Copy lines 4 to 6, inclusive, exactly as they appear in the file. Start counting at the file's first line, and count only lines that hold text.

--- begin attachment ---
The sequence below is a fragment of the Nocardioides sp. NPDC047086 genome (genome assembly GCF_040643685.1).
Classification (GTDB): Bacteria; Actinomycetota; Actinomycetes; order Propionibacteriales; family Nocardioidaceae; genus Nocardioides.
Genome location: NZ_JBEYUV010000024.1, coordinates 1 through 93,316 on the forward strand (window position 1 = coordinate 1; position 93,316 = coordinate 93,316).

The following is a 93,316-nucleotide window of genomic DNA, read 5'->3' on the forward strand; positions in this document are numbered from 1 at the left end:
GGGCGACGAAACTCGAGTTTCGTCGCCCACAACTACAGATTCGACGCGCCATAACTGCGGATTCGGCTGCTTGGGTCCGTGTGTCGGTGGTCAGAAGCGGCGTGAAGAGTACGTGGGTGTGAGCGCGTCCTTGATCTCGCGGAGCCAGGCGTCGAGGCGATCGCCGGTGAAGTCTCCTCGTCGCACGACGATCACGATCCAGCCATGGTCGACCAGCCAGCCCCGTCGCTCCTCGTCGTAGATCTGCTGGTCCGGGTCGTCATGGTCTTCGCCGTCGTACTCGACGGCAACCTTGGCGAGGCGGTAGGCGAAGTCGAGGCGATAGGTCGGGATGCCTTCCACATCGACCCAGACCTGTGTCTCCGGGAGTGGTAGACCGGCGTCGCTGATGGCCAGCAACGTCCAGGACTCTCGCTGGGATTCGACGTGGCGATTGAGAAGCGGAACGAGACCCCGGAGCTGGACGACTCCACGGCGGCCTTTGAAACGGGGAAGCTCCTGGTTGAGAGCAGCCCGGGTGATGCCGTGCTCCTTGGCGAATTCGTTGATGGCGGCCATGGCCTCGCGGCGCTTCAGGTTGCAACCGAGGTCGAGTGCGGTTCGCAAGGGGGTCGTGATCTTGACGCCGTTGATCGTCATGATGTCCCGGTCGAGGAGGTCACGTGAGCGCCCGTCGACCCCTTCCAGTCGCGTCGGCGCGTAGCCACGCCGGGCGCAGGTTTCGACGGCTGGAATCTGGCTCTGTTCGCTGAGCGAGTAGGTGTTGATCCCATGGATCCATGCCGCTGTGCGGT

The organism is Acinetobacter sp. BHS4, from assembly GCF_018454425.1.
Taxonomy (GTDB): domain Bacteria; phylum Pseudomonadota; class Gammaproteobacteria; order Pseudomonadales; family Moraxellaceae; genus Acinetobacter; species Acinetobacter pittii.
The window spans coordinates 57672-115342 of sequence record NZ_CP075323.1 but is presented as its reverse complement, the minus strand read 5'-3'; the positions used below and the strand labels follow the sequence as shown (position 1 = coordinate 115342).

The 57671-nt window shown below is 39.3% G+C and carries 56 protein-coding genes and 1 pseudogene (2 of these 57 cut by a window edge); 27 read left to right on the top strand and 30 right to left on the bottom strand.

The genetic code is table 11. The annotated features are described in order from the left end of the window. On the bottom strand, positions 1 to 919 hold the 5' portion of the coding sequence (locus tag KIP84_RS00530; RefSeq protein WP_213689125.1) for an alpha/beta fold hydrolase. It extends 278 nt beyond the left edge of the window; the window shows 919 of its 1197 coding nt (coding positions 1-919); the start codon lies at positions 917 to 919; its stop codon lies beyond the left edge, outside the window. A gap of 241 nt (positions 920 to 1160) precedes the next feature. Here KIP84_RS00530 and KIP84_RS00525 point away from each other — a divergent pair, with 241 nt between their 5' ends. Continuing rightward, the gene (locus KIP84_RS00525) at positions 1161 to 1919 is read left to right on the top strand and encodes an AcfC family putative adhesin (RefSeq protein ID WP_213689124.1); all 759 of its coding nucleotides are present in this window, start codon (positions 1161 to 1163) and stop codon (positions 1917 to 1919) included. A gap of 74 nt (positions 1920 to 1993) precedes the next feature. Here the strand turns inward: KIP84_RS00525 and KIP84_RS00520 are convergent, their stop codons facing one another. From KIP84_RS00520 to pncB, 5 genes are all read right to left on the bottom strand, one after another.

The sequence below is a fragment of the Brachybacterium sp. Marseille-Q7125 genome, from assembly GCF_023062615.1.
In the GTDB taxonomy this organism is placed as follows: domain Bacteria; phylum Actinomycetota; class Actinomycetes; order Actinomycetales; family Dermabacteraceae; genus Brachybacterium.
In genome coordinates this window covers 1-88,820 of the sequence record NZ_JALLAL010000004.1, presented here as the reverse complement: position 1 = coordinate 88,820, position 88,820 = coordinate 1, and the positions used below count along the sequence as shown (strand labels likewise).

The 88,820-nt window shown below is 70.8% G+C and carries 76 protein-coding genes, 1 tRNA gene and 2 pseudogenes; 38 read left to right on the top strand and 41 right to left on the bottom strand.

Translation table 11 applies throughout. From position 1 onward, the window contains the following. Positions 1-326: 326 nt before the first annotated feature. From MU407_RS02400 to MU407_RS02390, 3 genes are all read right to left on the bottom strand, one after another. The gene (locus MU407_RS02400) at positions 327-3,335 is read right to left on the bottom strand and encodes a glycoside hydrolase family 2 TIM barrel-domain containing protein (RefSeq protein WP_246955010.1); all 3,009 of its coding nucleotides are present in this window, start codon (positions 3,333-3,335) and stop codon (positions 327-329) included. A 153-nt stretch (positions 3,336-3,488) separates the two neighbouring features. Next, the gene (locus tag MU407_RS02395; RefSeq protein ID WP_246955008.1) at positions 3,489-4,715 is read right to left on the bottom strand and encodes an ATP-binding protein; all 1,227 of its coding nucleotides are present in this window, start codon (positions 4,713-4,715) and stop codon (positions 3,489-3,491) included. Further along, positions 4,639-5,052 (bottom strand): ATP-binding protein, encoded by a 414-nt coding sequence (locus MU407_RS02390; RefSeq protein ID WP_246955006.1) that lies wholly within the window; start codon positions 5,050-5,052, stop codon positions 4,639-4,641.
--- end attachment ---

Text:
The following is a 93,316-nucleotide window of genomic DNA, read 5'->3' on the forward strand; positions in this document are numbered from 1 at the left end:
GGGCGACGAAACTCGAGTTTCGTCGCCCACAACTACAGATTCGACGCGCCATAACTGCGGATTCGGCTGCTTGGGTCCGTGTGTCGGTGGTCAGAAGCGGCGTGAAGAGTACGTGGGTGTGAGCGCGTCCTTGATCTCGCGGAGCCAGGCGTCGAGGCGATCGCCGGTGAAGTCTCCTCGTCGCACGACGATCACGATCCAGCCATGGTCGACCAGCCAGCCCCGTCGCTCCTCGTCGTAGATCTGCTGGTCCGGGTCGTCATGGTCTTCGCCGTCGTACTCGACGGCAACCTTGGCGAGGCGGTAGGCGAAGTCGAGGCGATAGGTCGGGATGCCTTCCACATCGACCCAGACCTGTGTCTCCGGGAGTGGTAGACCGGCGTCGCTGATGGCCAGCAACGTCCAGGACTCTCGCTGGGATTCGACGTGGCGATTGAGAAGCGGAACGAGACCCCGGAGCTGGACGACTCCACGGCGGCCTTTGAAACGGGGAAGCTCCTGGTTGAGAGCAGCCCGGGTGATGCCGTGCTCCTTGGCGAATTCGTTGATGGCGGCCATGGCCTCGCGGCGCTTCAGGTTGCAACCGAGGTCGAGTGCGGTTCGCAAGGGGGTCGTGATCTTGACGCCGTTGATCGTCATGATGTCCCGGTCGAGGAGGTCACGTGAGCGCCCGTCGACCCCTTCCAGTCGCGTCGGCGCGTAGCCACGCCGGGCGCAGGTTTCGACGGCTGGAATCTGGCTCTGTTCGCTGAGCGAGTAGGTGTTGATCCCATGGATCCATGCCGCTGTGCGGT

The organism is Acinetobacter sp. BHS4, from assembly GCF_018454425.1.